Can technology replace professions where human touch is needed?
Recently, I gave a talk at the AltLend Conference in Las Vegas where discussions about innovative finance options for small businesses were center stage. Speakers including members of the U.S. Small Business Administration alongside presidents and CEO’s of lending sources that span the gamut from traditional bank loans to alternative lending.
One panel member, Brock Blake CEO of www.Lendio.com, stated during the conference that loan brokers are akin to travel agents–and should be phased out and replaced by technology. In my opinion, this is not, and should not, be the case.
Financial advisers, accountants and loan brokers fall into a category of professions where human touch and real-world experience factors heavily into decision making when it comes to situations that affect another person’s life and livelihood. While there is most certainly a place for technology to improve and expand the lending industry, I think its true purpose is to supplement the work that loan brokers do.
In the same way that you would contact a lawyer if you were served a lawsuit or visit a dermatologist if you had a bad rash, you would want to work with an experienced loan broker to receive expert advice and help in securing a business loan. While the Internet can help you research and learn about any given topic, there is no true replacement for personal, expert assistance.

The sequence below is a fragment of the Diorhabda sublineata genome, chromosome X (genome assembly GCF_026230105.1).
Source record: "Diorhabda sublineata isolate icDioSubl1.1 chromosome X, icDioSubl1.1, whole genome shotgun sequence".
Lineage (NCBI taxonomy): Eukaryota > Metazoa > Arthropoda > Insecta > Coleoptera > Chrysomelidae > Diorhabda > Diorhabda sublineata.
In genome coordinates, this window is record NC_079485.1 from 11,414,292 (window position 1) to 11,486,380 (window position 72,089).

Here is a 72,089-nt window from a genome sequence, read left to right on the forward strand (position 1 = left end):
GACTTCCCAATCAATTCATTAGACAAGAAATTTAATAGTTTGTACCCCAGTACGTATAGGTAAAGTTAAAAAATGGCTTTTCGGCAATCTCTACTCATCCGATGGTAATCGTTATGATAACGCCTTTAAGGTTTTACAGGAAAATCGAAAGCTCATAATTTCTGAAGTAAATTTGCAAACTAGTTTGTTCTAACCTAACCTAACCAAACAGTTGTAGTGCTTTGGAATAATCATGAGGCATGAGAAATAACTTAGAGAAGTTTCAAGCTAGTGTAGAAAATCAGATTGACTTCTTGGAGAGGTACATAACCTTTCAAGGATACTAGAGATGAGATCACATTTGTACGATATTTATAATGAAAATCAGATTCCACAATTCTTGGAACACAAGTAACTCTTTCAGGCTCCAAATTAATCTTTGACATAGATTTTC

I think we need to be careful in viewing the Internet and technology as the sole answer for problems in the small-business lending world. When a business is looking for good, solid advice for loan options and enters into the phase of preparing their business for a loan application, technology should take a backseat to an experienced loan broker who can walk the small-business owner through the process in order to achieve the desired results.
We hear often that switching to a more autonomous lending process on the web is what will turn business lending on its head and revolutionize the industry, but we don’t often hear the flip-side of this argument. While the net can provide speed and convenience in lending, it often times comes with an incredible price in terms of interest and factor rates and short amortization periods.
Technology can solve for many things and changed industries forever, but if the premise is false about the ability to properly and responsibly do this, it will ultimately cause more problems then it tries to solve.